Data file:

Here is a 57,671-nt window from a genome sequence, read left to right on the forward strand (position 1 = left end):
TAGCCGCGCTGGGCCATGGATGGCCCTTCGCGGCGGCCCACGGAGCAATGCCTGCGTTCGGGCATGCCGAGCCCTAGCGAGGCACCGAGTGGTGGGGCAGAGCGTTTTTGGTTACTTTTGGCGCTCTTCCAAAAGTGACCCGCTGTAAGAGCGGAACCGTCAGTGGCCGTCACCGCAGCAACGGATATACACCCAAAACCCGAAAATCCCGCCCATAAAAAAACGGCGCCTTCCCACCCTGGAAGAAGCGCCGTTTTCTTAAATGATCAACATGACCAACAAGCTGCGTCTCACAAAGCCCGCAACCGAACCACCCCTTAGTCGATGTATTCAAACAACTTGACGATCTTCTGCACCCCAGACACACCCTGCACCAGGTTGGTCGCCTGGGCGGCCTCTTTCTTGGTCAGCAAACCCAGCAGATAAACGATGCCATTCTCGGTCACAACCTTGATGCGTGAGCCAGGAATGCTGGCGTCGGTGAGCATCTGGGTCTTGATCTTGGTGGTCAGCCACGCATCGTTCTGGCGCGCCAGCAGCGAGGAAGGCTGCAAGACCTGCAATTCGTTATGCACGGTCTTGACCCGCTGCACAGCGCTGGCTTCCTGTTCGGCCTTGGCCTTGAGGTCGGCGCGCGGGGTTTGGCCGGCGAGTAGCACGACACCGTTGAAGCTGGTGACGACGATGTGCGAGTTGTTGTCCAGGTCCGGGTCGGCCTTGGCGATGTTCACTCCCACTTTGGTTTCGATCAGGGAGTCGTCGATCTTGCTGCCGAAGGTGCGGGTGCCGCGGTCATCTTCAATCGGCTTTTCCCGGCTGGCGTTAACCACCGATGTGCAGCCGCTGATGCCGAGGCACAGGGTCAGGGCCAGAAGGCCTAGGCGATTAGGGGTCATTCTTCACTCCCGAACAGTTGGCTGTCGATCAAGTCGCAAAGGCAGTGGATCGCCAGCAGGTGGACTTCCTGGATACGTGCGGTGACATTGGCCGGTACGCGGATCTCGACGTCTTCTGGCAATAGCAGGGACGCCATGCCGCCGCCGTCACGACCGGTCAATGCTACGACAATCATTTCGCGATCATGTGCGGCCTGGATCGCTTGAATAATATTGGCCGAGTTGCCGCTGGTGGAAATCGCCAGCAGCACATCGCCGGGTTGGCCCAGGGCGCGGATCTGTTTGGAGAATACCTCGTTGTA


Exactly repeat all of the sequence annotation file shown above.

Here is a 57,671-nt window from a genome sequence, read left to right on the forward strand (position 1 = left end):
TAGCCGCGCTGGGCCATGGATGGCCCTTCGCGGCGGCCCACGGAGCAATGCCTGCGTTCGGGCATGCCGAGCCCTAGCGAGGCACCGAGTGGTGGGGCAGAGCGTTTTTGGTTACTTTTGGCGCTCTTCCAAAAGTGACCCGCTGTAAGAGCGGAACCGTCAGTGGCCGTCACCGCAGCAACGGATATACACCCAAAACCCGAAAATCCCGCCCATAAAAAAACGGCGCCTTCCCACCCTGGAAGAAGCGCCGTTTTCTTAAATGATCAACATGACCAACAAGCTGCGTCTCACAAAGCCCGCAACCGAACCACCCCTTAGTCGATGTATTCAAACAACTTGACGATCTTCTGCACCCCAGACACACCCTGCACCAGGTTGGTCGCCTGGGCGGCCTCTTTCTTGGTCAGCAAACCCAGCAGATAAACGATGCCATTCTCGGTCACAACCTTGATGCGTGAGCCAGGAATGCTGGCGTCGGTGAGCATCTGGGTCTTGATCTTGGTGGTCAGCCACGCATCGTTCTGGCGCGCCAGCAGCGAGGAAGGCTGCAAGACCTGCAATTCGTTATGCACGGTCTTGACCCGCTGCACAGCGCTGGCTTCCTGTTCGGCCTTGGCCTTGAGGTCGGCGCGCGGGGTTTGGCCGGCGAGTAGCACGACACCGTTGAAGCTGGTGACGACGATGTGCGAGTTGTTGTCCAGGTCCGGGTCGGCCTTGGCGATGTTCACTCCCACTTTGGTTTCGATCAGGGAGTCGTCGATCTTGCTGCCGAAGGTGCGGGTGCCGCGGTCATCTTCAATCGGCTTTTCCCGGCTGGCGTTAACCACCGATGTGCAGCCGCTGATGCCGAGGCACAGGGTCAGGGCCAGAAGGCCTAGGCGATTAGGGGTCATTCTTCACTCCCGAACAGTTGGCTGTCGATCAAGTCGCAAAGGCAGTGGATCGCCAGCAGGTGGACTTCCTGGATACGTGCGGTGACATTGGCCGGTACGCGGATCTCGACGTCTTCTGGCAATAGCAGGGACGCCATGCCGCCGCCGTCACGACCGGTCAATGCTACGACAATCATTTCGCGATCATGTGCGGCCTGGATCGCTTGAATAATATTGGCCGAGTTGCCGCTGGTGGAAATCGCCAGCAGCACATCGCCGGGTTGGCCCAGGGCGCGGATCTGTTTGGAGAATACCTCGTTGTA